The Unknown Is Not To Be Feared
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Politics and Activism

The Unknown Is Not To Be Feared

Appreciate the unknown and the spontaneity in its entirety.

The Unknown Is Not To Be Feared
Rough Guides

Beginning around junior year of high school, young people are constantly nagged with questions similar to, “What do you plan to study in college?" "What are your plans after college? "What do you want to with your degree?” Some students have an exact plan in mind, but don’t feel bad if you don’t or didn’t, because chances are, those with a plan will change their mind. According to the National Center of Education Statistics, 80 percent of students in the US change their major at least once; this 80 percent includes myself.

I’ve always felt a bit guilty about not knowing what I wanted to do with my life, but I’ve begun to realize that after 13 years of ceaseless, standardized schooling, how in the world could someone ever possibly know what they want to spend the rest of their life doing?! While some of my high school classes have taught me valuable skills including creating a resume and leasing versus buying a car, overall, everyone was taught the exact same generic information. Opportunities to learn about different careers are available, but mostly through independent research and readings which only aim to convince readers that the career is fantastic. The lack of opportunity to explore, at a young age, what this world has to offer leaves students overwhelmed and exhausted later in life. However, the unknown is not something to be feared.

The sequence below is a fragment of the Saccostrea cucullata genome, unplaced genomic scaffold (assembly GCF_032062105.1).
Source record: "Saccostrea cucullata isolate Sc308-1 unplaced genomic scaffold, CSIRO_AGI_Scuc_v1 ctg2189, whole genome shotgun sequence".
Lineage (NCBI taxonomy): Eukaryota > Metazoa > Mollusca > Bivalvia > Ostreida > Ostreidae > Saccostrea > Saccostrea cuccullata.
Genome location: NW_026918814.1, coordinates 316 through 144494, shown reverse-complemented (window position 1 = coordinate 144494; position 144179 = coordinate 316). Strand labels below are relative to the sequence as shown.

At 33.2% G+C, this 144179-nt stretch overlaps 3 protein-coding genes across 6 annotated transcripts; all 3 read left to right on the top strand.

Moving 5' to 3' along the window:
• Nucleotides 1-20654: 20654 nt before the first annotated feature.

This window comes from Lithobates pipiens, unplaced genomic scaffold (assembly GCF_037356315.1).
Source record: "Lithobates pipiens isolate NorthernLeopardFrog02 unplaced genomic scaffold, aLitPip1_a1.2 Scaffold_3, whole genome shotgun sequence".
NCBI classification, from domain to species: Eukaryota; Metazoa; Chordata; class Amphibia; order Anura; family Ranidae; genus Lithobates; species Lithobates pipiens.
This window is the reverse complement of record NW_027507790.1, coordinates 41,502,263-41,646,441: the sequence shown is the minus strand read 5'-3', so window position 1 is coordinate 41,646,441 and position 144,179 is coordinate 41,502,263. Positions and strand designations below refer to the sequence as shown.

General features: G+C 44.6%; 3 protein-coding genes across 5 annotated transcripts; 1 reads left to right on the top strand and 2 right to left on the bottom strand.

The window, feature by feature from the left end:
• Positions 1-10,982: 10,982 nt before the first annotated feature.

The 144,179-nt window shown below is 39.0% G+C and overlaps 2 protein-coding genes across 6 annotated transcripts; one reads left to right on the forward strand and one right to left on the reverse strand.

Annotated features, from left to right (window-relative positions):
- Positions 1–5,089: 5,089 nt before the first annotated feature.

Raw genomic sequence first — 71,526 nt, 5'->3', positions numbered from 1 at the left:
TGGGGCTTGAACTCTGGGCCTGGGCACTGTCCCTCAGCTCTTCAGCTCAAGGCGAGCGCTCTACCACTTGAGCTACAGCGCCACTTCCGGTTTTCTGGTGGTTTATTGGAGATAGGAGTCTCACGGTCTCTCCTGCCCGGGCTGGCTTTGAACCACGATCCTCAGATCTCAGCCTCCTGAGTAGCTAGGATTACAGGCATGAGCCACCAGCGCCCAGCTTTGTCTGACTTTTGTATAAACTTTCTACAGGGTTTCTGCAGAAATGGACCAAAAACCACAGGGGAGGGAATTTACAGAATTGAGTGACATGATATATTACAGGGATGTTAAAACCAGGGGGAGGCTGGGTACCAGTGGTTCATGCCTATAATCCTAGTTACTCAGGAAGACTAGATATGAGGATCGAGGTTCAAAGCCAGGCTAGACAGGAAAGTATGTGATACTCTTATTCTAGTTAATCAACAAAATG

The unknown is often intimidating, horrifying and produces anxious students; however, the unknown leads to unplanned opportunities and perhaps the discovery of a passion to last a lifetime. Students who have their entire life planned out may seem like they have it together, but often will not spontaneously try out a new job just to see what it’s like and may miss out on extraordinary things simply because they are following their strict, strategic plan. If a student is unsure of their calling, then why follow a strict path to an uncertainty? Instead, it will be much more rewarding to be spontaneous, do what is intriguing and simply go with the flow. While some opportunities may turn out to be duds, something was still learned; you now know of something you once found fascinating, but do NOT enjoy. Knowing what you do NOT enjoy is just as important as knowing what you DO enjoy.

From me to you, it’s okay not to know; appreciate the unknown and the spontaneity in its entirety.

As Ralph Waldo Emerson said, “Do not go where the path may lead, go instead where there is no path and leave a trail.”

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This article has not been reviewed by Odyssey HQ and solely reflects the ideas and opinions of the creator.
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